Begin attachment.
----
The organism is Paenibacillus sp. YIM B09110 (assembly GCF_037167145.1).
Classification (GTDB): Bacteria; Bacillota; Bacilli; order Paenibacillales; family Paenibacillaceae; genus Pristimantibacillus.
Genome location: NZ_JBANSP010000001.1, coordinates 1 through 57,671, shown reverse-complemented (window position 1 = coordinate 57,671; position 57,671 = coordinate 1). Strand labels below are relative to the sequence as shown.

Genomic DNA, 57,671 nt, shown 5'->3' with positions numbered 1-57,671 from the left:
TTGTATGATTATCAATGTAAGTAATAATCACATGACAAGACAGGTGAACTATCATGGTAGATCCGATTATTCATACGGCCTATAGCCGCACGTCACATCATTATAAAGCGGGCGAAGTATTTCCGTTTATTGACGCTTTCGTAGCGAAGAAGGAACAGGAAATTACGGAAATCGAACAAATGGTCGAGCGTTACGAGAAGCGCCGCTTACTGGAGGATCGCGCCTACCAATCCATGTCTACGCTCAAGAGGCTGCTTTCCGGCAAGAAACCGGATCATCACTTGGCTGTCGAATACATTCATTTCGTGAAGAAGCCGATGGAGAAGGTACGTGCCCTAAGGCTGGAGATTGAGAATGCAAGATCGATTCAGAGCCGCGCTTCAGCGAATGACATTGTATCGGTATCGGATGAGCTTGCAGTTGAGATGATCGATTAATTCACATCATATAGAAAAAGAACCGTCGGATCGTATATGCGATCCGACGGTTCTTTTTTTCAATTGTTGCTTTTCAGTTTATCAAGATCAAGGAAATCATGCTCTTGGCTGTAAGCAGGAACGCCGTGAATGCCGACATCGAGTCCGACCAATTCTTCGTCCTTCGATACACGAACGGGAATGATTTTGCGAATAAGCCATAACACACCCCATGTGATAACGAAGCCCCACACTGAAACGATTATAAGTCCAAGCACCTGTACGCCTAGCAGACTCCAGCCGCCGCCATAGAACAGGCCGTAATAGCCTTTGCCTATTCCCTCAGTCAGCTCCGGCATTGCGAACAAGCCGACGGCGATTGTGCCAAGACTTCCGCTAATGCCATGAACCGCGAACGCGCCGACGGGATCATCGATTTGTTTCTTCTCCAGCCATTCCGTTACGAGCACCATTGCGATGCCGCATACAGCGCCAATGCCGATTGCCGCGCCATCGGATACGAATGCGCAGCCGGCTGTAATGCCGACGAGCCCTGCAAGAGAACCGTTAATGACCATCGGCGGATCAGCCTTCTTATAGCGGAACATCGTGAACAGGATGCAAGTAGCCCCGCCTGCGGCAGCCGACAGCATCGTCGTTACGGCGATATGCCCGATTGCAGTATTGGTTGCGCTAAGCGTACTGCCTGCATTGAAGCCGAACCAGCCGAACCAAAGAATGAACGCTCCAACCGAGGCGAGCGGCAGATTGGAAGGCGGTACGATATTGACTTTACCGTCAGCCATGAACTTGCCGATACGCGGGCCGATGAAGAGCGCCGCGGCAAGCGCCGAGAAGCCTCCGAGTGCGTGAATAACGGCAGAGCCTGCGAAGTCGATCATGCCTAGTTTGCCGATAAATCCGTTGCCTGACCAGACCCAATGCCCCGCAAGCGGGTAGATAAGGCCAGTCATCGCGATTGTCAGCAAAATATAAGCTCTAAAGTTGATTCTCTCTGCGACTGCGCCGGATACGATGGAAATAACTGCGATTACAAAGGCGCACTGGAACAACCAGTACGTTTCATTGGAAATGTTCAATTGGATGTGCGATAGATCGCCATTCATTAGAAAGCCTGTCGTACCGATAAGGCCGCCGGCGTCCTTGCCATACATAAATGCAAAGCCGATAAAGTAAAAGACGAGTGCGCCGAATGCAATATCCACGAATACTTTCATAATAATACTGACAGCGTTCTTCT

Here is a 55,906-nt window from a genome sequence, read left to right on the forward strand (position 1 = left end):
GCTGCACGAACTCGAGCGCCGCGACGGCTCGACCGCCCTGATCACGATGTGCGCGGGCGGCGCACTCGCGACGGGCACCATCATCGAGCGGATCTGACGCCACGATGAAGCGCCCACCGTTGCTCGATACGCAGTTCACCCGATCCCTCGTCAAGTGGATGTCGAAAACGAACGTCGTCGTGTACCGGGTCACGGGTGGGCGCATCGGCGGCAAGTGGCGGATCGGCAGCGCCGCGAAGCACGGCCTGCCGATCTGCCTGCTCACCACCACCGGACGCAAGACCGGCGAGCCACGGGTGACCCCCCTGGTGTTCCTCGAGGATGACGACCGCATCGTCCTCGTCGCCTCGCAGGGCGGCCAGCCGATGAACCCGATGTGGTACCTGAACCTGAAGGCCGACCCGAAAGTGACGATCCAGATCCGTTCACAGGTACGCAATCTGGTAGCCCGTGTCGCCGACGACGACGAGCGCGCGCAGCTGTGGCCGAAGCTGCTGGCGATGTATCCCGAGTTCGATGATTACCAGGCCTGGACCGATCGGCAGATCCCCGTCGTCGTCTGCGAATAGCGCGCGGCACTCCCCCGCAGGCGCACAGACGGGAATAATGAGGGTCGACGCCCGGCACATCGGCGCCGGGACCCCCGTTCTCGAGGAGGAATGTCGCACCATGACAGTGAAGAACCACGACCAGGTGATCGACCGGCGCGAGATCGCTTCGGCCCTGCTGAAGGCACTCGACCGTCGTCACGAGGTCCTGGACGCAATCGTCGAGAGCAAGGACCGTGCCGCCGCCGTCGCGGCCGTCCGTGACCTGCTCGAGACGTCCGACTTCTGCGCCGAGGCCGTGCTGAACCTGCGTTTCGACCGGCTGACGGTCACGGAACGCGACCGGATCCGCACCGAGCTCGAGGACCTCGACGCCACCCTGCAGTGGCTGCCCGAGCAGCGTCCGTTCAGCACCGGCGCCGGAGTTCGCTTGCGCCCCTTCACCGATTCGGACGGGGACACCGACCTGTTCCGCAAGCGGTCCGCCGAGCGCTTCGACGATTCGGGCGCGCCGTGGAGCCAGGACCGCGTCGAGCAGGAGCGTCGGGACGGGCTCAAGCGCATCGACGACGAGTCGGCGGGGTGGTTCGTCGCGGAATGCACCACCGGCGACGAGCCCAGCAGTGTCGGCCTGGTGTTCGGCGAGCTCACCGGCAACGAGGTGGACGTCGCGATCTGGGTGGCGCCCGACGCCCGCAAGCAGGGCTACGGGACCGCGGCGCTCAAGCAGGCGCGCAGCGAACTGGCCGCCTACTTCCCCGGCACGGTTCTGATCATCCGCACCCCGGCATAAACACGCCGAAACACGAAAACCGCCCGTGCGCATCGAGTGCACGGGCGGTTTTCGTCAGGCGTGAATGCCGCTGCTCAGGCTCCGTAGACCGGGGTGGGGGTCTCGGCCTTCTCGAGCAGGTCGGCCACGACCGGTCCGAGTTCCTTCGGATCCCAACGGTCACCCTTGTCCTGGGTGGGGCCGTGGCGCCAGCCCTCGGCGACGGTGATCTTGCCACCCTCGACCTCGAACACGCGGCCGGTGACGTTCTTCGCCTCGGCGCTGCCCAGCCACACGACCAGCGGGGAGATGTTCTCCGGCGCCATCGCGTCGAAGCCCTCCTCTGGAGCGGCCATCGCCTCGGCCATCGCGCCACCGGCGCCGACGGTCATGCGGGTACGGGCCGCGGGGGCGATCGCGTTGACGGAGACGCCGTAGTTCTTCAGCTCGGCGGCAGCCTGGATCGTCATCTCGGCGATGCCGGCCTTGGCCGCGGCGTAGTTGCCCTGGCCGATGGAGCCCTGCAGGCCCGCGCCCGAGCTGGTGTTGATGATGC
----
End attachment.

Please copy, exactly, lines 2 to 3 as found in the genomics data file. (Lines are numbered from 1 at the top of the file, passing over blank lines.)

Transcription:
Classification (GTDB): Bacteria; Bacillota; Bacilli; order Paenibacillales; family Paenibacillaceae; genus Pristimantibacillus.
Genome location: NZ_JBANSP010000001.1, coordinates 1 through 57,671, shown reverse-complemented (window position 1 = coordinate 57,671; position 57,671 = coordinate 1). Strand labels below are relative to the sequence as shown.